Negotiation is the basis of social interactions; humans negotiate everything from the price of cars to how to share common resources. With rapidly growing interest in using large language models (LLMs) to act as agents on behalf of human users, such LLM agents would also need to be able to negotiate. In this paper, we study how well LLMs can negotiate with each other. We develop NegotiationArena: a flexible framework for evaluating and probing the negotiation abilities of LLM agents. We implemented three types of scenarios in NegotiationArena to assess LLM's behaviors in allocating shared resources (ultimatum games), aggregate resources (trading games) and buy/sell goods (price negotiations). Each scenario allows for multiple turns of flexible dialogues between LLM agents to allow for more complex negotiations. Interestingly, LLM agents can significantly boost their negotiation outcomes by employing certain behavioral tactics. For example, by pretending to be desolate and desperate, LLMs can improve their payoffs by 20\% when negotiating against the standard GPT-4. We also quantify irrational negotiation behaviors exhibited by the LLM agents, many of which also appear in humans. Together, \NegotiationArena offers a new environment to investigate LLM interactions, enabling new insights into LLM's theory of mind, irrationality, and reasoning abilities.
Recent breakthroughs in large language models (LLMs) have led to their rapid dissemination and widespread use. One early application has been to medicine, where LLMs have been investigated to streamline clinical workflows and facilitate clinical analysis and decision-making. However, a leading barrier to the deployment of Artificial Intelligence (AI) and in particular LLMs has been concern for embedded gender and racial biases. Here, we evaluate whether a leading LLM, ChatGPT 3.5, exhibits gender and racial bias in clinical management of acute coronary syndrome (ACS). We find that specifying patients as female, African American, or Hispanic resulted in a decrease in guideline recommended medical management, diagnosis, and symptom management of ACS. Most notably, the largest disparities were seen in the recommendation of coronary angiography or stress testing for the diagnosis and further intervention of ACS and recommendation of high intensity statins. These disparities correlate with biases that have been observed clinically and have been implicated in the differential gender and racial morbidity and mortality outcomes of ACS and coronary artery disease. Furthermore, we find that the largest disparities are seen during unstable angina, where fewer explicit clinical guidelines exist. Finally, we find that through asking ChatGPT 3.5 to explain its reasoning prior to providing an answer, we are able to improve clinical accuracy and mitigate instances of gender and racial biases. This is among the first studies to demonstrate that the gender and racial biases that LLMs exhibit do in fact affect clinical management. Additionally, we demonstrate that existing strategies that improve LLM performance not only improve LLM performance in clinical management, but can also be used to mitigate gender and racial biases.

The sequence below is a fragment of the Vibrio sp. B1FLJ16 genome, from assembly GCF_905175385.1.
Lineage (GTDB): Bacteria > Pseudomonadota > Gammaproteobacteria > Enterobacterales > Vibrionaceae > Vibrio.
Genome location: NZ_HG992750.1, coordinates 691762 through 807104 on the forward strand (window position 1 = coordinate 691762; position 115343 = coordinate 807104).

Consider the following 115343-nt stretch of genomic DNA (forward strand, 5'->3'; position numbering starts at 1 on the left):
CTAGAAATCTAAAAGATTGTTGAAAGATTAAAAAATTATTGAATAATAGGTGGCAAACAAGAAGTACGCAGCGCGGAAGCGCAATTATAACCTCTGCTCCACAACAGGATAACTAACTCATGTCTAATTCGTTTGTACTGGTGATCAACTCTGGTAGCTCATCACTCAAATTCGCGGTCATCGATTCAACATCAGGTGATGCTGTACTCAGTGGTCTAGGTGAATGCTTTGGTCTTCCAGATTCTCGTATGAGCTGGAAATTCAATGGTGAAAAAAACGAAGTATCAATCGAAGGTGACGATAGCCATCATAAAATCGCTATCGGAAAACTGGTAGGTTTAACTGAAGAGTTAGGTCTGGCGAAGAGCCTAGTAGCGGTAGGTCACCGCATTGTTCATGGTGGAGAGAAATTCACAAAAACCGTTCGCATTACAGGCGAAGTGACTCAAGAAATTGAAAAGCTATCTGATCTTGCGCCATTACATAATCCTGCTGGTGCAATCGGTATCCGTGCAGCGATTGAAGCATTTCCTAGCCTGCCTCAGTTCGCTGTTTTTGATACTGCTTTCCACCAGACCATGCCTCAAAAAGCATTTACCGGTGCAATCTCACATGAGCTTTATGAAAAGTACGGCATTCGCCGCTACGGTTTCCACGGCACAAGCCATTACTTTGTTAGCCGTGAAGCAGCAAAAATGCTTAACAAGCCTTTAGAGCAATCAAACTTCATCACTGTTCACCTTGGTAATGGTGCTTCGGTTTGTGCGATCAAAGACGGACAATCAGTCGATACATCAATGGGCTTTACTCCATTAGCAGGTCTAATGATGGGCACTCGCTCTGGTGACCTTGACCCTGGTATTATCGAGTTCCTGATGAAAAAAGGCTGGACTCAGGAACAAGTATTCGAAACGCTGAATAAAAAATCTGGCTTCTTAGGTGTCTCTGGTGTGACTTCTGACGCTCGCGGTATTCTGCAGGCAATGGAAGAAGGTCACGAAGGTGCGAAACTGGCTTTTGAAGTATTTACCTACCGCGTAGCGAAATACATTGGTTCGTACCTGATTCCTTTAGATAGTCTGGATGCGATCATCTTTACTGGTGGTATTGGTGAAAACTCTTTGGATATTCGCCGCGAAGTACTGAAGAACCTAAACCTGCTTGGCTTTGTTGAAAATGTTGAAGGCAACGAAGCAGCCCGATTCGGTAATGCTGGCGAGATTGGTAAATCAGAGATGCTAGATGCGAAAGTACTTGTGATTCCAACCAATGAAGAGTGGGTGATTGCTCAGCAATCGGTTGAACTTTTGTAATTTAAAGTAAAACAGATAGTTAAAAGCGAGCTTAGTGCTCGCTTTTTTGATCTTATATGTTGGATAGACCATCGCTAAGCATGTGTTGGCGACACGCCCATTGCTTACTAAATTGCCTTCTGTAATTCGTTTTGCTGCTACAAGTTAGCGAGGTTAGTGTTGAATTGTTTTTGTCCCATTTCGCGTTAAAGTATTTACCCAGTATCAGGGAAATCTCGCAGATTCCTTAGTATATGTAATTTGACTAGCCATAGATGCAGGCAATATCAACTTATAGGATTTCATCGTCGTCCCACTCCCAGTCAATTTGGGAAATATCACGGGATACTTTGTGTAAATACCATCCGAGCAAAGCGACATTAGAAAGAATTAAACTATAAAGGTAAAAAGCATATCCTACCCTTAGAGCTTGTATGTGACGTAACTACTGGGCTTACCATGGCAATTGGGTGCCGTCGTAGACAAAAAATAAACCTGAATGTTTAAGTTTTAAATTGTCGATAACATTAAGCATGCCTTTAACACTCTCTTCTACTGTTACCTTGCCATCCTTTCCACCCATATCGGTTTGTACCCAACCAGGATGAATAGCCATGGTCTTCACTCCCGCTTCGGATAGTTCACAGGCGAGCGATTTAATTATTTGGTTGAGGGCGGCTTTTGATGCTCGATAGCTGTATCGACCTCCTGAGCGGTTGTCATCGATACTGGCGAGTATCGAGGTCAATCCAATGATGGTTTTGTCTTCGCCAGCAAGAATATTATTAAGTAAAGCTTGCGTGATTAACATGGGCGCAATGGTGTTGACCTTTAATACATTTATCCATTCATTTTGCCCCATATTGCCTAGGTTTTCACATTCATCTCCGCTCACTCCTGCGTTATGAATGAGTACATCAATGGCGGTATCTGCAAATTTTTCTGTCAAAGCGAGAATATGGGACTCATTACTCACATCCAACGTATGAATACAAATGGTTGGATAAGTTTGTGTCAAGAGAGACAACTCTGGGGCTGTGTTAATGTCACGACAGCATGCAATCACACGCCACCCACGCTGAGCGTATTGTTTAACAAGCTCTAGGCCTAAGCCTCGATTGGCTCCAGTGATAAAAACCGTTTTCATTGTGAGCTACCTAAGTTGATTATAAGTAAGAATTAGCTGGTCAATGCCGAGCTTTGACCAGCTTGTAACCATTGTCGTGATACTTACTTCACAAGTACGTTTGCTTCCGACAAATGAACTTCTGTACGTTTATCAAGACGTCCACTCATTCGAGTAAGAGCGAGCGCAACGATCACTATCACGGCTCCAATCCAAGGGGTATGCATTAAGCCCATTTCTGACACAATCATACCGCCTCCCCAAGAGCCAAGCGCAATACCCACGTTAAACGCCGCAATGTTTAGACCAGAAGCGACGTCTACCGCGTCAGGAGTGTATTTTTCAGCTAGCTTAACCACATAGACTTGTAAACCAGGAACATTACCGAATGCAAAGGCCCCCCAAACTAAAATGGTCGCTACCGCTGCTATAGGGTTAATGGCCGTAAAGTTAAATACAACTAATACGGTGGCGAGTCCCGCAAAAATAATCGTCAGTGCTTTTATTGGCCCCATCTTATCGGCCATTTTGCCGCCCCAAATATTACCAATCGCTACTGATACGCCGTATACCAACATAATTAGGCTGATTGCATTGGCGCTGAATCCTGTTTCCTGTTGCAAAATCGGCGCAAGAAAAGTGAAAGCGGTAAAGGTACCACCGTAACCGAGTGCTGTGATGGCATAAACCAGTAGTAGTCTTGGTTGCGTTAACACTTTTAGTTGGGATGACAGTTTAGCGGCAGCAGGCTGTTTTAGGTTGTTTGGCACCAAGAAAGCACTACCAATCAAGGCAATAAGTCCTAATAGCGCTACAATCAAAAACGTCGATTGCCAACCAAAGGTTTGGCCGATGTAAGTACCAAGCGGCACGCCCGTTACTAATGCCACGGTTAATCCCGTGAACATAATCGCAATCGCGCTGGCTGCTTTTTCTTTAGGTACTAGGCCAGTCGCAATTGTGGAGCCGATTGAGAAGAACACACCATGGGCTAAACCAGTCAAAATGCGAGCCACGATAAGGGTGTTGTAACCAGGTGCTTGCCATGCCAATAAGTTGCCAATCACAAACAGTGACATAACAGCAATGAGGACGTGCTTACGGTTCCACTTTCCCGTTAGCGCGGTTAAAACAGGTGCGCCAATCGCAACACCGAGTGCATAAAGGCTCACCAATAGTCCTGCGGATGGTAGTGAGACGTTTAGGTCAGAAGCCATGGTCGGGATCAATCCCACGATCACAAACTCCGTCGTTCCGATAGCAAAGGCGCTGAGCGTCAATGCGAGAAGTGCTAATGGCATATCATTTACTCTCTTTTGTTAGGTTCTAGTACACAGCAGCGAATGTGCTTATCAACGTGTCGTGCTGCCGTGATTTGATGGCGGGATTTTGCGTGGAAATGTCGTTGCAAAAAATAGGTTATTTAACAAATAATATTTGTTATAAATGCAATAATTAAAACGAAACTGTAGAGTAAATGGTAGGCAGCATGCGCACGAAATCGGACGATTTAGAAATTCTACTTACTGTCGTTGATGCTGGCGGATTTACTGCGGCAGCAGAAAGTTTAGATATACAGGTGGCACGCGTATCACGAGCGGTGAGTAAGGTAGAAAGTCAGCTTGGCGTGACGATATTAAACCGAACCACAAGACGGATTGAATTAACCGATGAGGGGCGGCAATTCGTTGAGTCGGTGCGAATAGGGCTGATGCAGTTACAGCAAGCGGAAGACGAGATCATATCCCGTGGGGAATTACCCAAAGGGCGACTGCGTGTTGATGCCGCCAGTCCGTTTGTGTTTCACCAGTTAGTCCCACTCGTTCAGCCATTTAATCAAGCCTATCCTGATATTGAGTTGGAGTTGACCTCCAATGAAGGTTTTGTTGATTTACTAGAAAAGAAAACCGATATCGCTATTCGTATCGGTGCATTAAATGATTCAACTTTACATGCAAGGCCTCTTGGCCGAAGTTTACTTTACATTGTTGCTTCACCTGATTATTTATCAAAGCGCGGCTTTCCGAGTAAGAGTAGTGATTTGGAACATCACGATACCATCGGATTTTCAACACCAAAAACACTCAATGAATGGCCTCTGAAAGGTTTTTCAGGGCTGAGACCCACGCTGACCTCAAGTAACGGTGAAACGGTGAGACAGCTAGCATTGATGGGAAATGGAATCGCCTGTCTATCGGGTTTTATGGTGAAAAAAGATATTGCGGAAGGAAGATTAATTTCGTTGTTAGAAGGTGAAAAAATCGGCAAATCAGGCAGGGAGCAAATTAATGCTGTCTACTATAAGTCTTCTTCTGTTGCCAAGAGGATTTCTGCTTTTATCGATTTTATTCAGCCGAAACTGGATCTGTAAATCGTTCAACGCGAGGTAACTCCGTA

We study the ability of state-of-the art models to answer constraint satisfaction queries for information retrieval (e.g., 'a list of ice cream shops in San Diego'). In the past, such queries were considered to be tasks that could only be solved via web-search or knowledge bases. More recently, large language models (LLMs) have demonstrated initial emergent abilities in this task. However, many current retrieval benchmarks are either saturated or do not measure constraint satisfaction. Motivated by rising concerns around factual incorrectness and hallucinations of LLMs, we present KITAB, a new dataset for measuring constraint satisfaction abilities of language models. KITAB consists of book-related data across more than 600 authors and 13,000 queries, and also offers an associated dynamic data collection and constraint verification approach for acquiring similar test data for other authors. Our extended experiments on GPT4 and GPT3.5 characterize and decouple common failure modes across dimensions such as information popularity, constraint types, and context availability. Results show that in the absence of context, models exhibit severe limitations as measured by irrelevant information, factual errors, and incompleteness, many of which exacerbate as information popularity decreases. While context availability mitigates irrelevant information, it is not helpful for satisfying constraints, identifying fundamental barriers to constraint satisfaction. We open source our contributions to foster further research on improving constraint satisfaction abilities of future models.
Large language models (LLMs) are documented to struggle in settings that require complex reasoning. Nevertheless, instructing the model to break down the problem into smaller reasoning steps (Wei et al., 2022), or ensembling various generations through modifying decoding steps (Wang et al., 2023) boosts performance. Current methods assume that the input prompt is fixed and expect the decoding strategies to introduce the diversity needed for ensembling. In this work, we relax this assumption and discuss how one can create and leverage variations of the input prompt as a means to diversity of thought to improve model performance. We propose a method that automatically improves prompt diversity by soliciting feedback from the LLM to ideate approaches that fit for the problem. We then ensemble the diverse prompts in our method DIV-SE (DIVerse reasoning path Self-Ensemble) across multiple inference calls. We also propose a cost-effective alternative where diverse prompts are used within a single inference call; we call this IDIV-SE (In-call DIVerse reasoning path Self-Ensemble). Under a fixed generation budget, DIV-SE and IDIV-SE outperform the previously discussed baselines using both GPT-3.5 and GPT-4 on several reasoning benchmarks, without modifying the decoding process. Additionally, DIV-SE advances state-of-the-art performance on recent planning benchmarks (Valmeekam et al., 2023), exceeding the highest previously reported accuracy by at least 29.6 percentage points on the most challenging 4/5 Blocksworld task. Our results shed light on how to enforce prompt diversity toward LLM reasoning and thereby improve the pareto frontier of the accuracy-cost trade-off.